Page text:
Mark S. Ashton

Morris K. Jesup Professor of Silviculture and Forest Ecology and Director of School Forests

Research Overview

Understanding the regeneration dynamic as a basis for restoration and sustainable management of forests:

I foresee that upland forests in humid regions of the world, after two centuries of dramatic decline and degradation, will become critical resources for the sustenance of global services (water, climate amelioration, recreation) and products (genetic reservoirs of new products, specialty timber and nontimber products) demanded by society. My research concentrates on the ecological adaptations by which trees of various species of these complex forest types become established naturally after disturbances that make vacancies in the growing space. The kind of knowledge gained is a key part of the basis for developing silviculture that will sustain and augment the various forest values of the future.


The importance of big scale comparisons:

The regeneration period is a critical window of time during which the future composition and development of the forest is largely determined. It is also the period during which the silviculturist has the most opportunity to restore and guide forest growth. My research has focused on understanding the most important biological and physical processes governing regeneration of species-rich moist forests. The majority of my research has been centered for over twenty years at field sites in two primary upland forest regions: 1) the American temperate moist deciduous forests (oak-hickory) of southern New England, USA; and the Asian tropical wet-evergreen forest (mixed-dipterocarp) in Sri Lanka and Malaysia. For the last ten years I have also been working at three secondary field sites 1): the boreal spruce-aspen forests of Saskatchewan, Canada; 2) the moist mixed-conifer forests of interior British Columbia; and 3) the tropical seasonally-wet forests of Panama, Central America. Sites were selected to develop common methodological protocols that would enable a better understanding of the differences and similarities of regeneration within and across major forest biomes.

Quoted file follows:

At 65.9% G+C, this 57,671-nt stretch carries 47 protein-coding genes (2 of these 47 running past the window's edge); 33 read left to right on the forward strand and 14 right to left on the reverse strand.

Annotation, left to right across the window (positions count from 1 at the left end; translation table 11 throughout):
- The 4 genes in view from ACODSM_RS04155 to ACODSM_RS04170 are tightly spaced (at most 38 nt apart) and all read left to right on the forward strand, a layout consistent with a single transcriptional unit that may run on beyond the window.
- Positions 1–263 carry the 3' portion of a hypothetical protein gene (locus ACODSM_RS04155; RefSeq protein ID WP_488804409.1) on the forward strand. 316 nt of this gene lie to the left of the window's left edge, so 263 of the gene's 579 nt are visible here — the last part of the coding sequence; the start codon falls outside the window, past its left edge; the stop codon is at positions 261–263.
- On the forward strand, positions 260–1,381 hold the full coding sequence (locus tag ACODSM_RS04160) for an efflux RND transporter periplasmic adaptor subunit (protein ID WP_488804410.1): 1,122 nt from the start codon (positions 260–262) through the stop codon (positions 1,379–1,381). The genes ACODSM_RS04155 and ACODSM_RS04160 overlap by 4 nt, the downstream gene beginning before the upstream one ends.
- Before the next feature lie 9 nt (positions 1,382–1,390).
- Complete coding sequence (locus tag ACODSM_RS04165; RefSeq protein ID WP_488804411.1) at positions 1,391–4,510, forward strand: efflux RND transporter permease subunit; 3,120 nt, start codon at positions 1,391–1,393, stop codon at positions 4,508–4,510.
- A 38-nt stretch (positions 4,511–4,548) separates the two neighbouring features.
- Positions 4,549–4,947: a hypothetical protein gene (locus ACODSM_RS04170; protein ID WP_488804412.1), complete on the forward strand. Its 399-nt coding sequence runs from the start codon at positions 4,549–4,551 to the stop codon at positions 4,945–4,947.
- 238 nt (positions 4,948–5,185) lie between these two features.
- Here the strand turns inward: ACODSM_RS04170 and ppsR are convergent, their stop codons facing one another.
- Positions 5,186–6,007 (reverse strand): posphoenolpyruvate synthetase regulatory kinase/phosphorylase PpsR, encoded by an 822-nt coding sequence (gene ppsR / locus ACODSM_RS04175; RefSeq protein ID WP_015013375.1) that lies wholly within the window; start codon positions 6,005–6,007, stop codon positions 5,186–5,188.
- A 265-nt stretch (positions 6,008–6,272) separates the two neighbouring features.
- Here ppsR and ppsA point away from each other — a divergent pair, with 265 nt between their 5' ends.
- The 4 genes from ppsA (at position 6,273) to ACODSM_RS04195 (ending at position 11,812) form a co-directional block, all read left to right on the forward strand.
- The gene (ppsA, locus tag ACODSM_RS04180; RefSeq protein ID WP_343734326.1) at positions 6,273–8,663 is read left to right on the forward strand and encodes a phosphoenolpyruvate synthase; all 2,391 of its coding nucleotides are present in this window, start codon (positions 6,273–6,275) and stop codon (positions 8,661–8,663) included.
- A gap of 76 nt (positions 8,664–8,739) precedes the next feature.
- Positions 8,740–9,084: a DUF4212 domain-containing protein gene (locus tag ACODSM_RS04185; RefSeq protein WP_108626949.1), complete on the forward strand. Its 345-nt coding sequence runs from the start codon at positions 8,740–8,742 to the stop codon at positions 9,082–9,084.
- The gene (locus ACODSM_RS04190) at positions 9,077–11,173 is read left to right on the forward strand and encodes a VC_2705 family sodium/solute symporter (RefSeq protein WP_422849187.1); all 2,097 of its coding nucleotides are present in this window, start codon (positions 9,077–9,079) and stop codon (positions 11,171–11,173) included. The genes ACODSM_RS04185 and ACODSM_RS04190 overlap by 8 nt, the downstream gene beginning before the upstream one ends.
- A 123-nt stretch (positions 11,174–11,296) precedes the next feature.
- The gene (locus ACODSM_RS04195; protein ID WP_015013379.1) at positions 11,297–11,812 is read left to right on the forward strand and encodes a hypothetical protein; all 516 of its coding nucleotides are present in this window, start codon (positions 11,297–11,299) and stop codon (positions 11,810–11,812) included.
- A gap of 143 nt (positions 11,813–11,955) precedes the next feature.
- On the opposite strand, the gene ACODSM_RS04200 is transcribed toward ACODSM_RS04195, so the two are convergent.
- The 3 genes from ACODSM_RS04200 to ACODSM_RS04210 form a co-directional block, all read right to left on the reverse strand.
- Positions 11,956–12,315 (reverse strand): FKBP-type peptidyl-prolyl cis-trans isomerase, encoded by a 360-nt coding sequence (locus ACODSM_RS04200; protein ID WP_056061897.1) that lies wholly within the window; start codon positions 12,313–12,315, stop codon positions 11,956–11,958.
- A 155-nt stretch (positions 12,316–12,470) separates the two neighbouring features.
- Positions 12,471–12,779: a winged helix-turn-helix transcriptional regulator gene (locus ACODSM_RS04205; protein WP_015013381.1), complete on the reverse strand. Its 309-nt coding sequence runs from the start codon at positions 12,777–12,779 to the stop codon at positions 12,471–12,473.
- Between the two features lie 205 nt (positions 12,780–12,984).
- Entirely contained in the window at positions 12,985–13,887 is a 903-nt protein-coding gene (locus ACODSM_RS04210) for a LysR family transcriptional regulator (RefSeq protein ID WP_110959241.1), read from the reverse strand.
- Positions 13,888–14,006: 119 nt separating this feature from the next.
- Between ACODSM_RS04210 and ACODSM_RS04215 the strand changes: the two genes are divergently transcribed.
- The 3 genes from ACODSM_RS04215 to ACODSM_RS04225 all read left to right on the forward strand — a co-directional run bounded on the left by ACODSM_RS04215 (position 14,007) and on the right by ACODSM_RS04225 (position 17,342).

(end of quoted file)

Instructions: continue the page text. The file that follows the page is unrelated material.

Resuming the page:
Long-term experimental rationale and framework: Building the basics:

Cladistic groups (at the genus level in particular) are largely the level at which species differentiation occurs in tree species-rich forests such as those of eastern North America and the Asian moist tropics. Co-occurring species within a genus may differ in value and the products that they yield, as well as in their spatial and temporal role in biodiverse plant assemblages. I have chosen to study a series of co-occurring species that are of the same cladistic group (and often of the same successional status), because their similar morphology and growth adaptations facilitate examination of differences. Identifying these differences and their variations can provide a better understanding of evolving species specialization in relation to environment. This, in turn, provides the ecological information necessary for restoration and sustainable management of moist tree species-rich forests.


Applying this knowledge to silviculture:

My work has immediate application for the development and testing of regeneration methods in natural forests, which I am pursuing at all my sites. I have long-term plots monitoring regeneration performance in experimental canopy openings that are intended to test hypotheses concerning forest resilience in relation to disturbance and site productivity. In the tropics I am using information gleaned from New England’s experience with deforestation, and together with my information on seedling regeneration ecology of the tropics (Panama, Sri Lanka), I have embarked on a series of sequential studies with collaborators on site reforestation. Much of this information has been summarized in two seminal textbooks on silviculture and agroforestry.